Sunday, August 4, 2013

Thinking About Divine Freedom

In my last post I said we'd get to the issue of Divine freedom. Recently Bob Nyberg of New Tribes Mission  sent me a link to an interesting critique of Libertarian freedom, and in it the author affirms what I've concluded about how best to describe God's freedom. But before I get to that, there are a few items in this author's critique that stood out and which warrant a response. In the critique, J.W. Hendryx wrote:
"One of the main objections of Arminians, Semi-pelagians and other synergists to divine election is based on moral rather than exegetical grounds."
This statement is a good example of the warped paradigm that the Calvinist must operate within. That the author considers the view he's opposing to be "synergism" demonstrates a disregard for the notion, as taught by the apostle Paul, that trusting in something is not work, has no merit, has no value. If I trust my neighbor to feed my pets while I'm away, I am not going to be the one feeding my pets. My neighbor gets all the credit for that, I am indebted to my neighbor for doing that work for me. So, this author has a distorted view of Monergism and, as a Calvinist, it is actually he that will end up embracing synergism. For a more in-depth exploration of this distorted view of Monergism, read Monergism Distorted.

There's more in the statement that's worth commenting about. Where do we get our ideas of what is moral and immoral? Is it not from exegesis? Where do we get our ideas of what is just and unjust? Is it not from exegesis? Have we no exegetical basis on which we can say "God is Just?" In other words, to characterize the objection as based on "moral rather than exegetical grounds" is to advance a false dichotomy. If a person's sense of morality comes from exegesis, then their objection is based upon exegesis!

Hendryx also wrote:
"I have heard many of them contend that the Augustinian view of God is morally repugnant since God could and would never force humans to do something against their will."
Here, the author mischaracterizes the objection. If God created humans without free will, there's nothing morally repugnant about that. God created lots of things which lack free will. That God would create humans without free will, and then hold them responsible for something… that is morally repugnant.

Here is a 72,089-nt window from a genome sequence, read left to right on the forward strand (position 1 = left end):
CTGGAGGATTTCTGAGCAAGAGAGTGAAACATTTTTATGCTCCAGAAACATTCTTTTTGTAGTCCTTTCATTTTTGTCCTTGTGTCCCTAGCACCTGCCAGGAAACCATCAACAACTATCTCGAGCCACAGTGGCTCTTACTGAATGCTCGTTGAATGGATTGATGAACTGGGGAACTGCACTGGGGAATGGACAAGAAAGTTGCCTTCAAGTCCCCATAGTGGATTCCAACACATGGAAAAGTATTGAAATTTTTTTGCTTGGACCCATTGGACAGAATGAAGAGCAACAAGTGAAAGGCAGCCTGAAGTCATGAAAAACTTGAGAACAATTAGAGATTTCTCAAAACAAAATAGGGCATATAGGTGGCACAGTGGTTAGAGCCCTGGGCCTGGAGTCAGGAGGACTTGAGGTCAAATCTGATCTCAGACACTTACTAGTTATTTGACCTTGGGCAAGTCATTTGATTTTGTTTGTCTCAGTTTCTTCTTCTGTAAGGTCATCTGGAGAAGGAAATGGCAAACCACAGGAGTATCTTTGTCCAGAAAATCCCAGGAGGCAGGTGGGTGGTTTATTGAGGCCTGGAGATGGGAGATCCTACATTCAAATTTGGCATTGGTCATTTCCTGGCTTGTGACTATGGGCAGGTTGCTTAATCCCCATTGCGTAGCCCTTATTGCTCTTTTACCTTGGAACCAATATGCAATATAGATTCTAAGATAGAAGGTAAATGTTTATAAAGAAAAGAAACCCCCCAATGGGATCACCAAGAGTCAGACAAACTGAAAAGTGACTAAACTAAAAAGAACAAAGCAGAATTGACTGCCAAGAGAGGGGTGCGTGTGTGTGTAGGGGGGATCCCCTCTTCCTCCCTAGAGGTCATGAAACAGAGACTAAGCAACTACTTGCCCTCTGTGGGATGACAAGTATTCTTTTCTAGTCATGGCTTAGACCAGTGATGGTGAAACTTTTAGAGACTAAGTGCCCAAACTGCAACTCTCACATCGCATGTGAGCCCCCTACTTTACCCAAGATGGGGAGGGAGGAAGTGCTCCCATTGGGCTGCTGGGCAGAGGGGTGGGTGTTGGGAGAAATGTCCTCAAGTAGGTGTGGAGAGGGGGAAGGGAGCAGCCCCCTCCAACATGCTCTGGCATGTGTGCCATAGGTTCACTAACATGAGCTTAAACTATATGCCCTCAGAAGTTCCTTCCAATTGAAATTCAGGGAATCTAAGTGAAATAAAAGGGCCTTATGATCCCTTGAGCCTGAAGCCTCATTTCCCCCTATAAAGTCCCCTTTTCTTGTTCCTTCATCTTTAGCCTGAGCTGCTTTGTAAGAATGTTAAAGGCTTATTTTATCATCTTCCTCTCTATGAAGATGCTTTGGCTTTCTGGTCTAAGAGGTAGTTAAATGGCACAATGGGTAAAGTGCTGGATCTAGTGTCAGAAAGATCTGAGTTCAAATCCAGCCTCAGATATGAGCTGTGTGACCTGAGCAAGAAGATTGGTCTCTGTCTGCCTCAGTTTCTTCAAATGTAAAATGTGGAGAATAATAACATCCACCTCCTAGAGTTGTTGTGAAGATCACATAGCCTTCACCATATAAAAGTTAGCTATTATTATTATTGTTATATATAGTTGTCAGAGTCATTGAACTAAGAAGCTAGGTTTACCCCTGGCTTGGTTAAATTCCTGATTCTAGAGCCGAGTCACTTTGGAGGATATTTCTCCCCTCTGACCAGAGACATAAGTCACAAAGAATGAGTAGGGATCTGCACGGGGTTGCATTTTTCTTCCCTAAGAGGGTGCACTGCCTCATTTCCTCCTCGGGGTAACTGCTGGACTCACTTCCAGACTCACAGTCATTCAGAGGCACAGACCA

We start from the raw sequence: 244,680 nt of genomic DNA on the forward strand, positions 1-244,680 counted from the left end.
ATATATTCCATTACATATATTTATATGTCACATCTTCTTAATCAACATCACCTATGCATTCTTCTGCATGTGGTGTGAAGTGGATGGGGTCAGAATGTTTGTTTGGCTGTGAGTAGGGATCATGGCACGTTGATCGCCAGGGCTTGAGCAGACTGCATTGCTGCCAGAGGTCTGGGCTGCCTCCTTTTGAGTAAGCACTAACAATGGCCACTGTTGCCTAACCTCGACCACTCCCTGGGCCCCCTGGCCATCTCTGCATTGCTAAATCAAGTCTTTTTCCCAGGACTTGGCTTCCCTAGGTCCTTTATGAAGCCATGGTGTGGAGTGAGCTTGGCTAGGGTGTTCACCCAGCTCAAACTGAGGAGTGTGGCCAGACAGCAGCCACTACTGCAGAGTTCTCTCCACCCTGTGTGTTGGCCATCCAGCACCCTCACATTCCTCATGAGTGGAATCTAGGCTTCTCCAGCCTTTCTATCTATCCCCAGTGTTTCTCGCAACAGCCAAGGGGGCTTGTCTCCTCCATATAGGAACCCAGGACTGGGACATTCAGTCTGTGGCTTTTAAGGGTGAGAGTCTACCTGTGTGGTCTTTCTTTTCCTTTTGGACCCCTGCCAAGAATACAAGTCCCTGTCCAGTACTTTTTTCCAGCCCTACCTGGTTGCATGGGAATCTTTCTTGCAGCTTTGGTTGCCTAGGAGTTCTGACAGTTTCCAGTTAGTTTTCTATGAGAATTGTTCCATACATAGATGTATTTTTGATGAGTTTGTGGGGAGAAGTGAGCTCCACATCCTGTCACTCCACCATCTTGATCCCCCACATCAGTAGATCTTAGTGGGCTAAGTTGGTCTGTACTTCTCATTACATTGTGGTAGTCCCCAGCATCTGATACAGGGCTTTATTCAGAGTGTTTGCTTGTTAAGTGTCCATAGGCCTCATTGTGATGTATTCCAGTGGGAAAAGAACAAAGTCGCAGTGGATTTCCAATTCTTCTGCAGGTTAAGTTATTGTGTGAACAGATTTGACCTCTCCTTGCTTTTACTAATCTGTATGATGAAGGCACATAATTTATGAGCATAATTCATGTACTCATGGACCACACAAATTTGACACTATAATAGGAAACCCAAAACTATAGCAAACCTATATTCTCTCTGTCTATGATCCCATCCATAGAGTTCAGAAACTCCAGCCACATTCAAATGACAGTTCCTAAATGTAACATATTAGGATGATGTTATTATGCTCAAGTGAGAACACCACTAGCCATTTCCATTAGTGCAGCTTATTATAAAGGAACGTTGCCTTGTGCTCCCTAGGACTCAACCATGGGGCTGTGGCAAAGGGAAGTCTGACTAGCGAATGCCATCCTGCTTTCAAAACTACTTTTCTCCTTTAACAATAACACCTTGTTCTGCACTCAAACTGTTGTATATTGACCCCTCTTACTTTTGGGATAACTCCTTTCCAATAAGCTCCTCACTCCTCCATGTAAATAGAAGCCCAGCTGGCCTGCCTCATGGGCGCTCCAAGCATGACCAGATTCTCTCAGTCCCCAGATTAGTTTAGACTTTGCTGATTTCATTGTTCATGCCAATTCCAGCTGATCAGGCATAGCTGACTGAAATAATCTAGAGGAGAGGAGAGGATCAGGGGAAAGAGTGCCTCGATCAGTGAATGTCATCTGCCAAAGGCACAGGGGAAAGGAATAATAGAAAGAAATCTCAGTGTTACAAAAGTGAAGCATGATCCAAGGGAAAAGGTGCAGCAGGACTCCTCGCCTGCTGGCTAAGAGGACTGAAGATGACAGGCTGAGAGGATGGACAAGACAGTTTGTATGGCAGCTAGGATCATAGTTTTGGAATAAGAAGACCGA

If someone created a robot and programmed that robot to kill another person, would it be just to hold the robot responsible? Of course not! We would know that the robot was merely doing what it was programmed to do and we would prosecute the person who programmed the robot! If the only way to understand God's sovereignty is to say that He determines our actions and we lack the freedom to choose, then why would God hold us responsible for doing things when He was the one who caused us to do it?
"We all know that the Arminians teach that man has a free will in the libertarian sense. What this means, simply is that they believe man has the ability to choose otherwise. That is, they affirm that human beings are free to choose between opposites ... to make choices uninfluenced any prior prejudice, inclination, or disposition. They believe the will, being neutral, can just as easily choose good or evil. On the surface this may seem reasonable but when you think about it for a moment it makes no sense because deep down we know, and the Scriptures affirm, that a person must always choose according to what he is by nature, otherwise how could the choice be rightfully said to be his own? Let us never forget that the nature of a person is not a thing he possesses. It is something he is. For example, When a person loves evil by nature, he will always make choices in line with what that nature desires most."
This paragraph contains at least a couple examples of deliberate distortions of Libertarian freedom. The author claims that under Libertarian freedom the will is "neutral." But this is not necessarily the case. There is no denial that the will is inclined toward evil. But Libertarian freedom simply allows for the possibility of making choices contrary to that inclination. That's not the same as neutrality.

The author is quite confident that a person "must always choose according to what he is by nature." And yet, it's quite clear that even fallen, unregenerate people choose against committing sin at least on occasion. And we also know that Christians choose to commit sin, something that is contrary to their new nature in Christ. So the ability to choose contrary to our nature--whether unregenerate or regenerate--is demonstrable. So, the author's statement that:
"When a person loves evil by nature, he will always make choices in line with what that nature desires most."
…is demonstrably false.

Then the author asks:
"The question is, does God have a free will in the libertarian sense? i.e. Is God able to …choose good or evil? And if not does this mean human beings have more freedom than God?"
This is a very interesting question. Is the ability to choose good or evil necessarily superior to the ability only to choose good? Is that what we want to say? This is what is implied by the author, is it not? He believes that if we think of humans as having Libertarian freedom, then humans have more freedom; a superior kind of freedom, when compared to God. The author would be right to expect that God's freedom should be superior to man's freedom. But superior in what way, exactly? Perhaps we shouldn't jump to conclusions about what kind of freedom is superior.